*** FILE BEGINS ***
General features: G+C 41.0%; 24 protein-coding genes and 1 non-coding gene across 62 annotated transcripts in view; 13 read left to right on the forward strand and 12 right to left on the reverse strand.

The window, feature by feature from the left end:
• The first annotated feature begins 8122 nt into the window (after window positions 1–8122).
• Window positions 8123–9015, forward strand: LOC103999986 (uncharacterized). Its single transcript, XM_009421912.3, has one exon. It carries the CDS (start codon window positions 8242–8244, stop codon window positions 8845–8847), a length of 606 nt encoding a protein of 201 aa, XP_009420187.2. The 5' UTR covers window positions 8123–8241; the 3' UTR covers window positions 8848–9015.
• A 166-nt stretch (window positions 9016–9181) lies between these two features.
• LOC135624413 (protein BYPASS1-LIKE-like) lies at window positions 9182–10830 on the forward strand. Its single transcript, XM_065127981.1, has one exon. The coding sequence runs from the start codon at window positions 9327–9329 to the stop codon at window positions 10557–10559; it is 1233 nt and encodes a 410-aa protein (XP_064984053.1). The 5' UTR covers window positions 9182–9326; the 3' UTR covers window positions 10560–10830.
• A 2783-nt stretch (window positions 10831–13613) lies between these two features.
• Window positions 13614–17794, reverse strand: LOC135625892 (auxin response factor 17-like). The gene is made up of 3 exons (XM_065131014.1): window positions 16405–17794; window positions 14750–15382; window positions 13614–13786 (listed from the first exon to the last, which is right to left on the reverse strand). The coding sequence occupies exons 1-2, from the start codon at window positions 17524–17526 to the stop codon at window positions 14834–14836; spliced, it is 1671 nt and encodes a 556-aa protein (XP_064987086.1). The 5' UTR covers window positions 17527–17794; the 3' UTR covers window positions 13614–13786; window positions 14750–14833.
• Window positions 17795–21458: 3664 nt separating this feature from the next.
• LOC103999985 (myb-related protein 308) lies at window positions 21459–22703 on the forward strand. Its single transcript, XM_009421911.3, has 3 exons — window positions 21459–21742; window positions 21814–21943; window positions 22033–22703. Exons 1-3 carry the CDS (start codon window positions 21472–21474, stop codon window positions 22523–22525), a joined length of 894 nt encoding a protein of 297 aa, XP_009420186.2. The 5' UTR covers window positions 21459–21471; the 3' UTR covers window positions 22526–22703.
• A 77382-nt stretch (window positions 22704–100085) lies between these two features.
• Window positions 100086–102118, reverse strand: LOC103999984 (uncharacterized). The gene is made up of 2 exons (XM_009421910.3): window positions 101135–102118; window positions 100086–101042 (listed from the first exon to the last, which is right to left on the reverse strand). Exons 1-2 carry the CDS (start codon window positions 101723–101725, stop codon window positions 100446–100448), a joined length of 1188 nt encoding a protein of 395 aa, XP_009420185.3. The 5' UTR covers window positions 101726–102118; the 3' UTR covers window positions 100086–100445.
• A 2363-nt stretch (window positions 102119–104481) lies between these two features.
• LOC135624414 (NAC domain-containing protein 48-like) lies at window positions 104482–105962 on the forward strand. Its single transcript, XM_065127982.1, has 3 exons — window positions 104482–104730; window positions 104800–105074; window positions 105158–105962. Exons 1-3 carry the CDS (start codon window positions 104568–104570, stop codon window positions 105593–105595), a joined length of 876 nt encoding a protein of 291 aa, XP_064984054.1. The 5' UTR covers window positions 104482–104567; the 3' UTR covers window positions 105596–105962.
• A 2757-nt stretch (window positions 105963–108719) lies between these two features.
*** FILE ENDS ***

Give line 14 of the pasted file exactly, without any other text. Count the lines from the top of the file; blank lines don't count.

• LOC135624414 (NAC domain-containing protein 48-like) lies at window positions 104482–105962 on the forward strand. Its single transcript, XM_065127982.1, has 3 exons — window positions 104482–104730; window positions 104800–105074; window positions 105158–105962. Exons 1-3 carry the CDS (start codon window positions 104568–104570, stop codon window positions 105593–105595), a joined length of 876 nt encoding a protein of 291 aa, XP_064984054.1. The 5' UTR covers window positions 104482–104567; the 3' UTR covers window positions 105596–105962.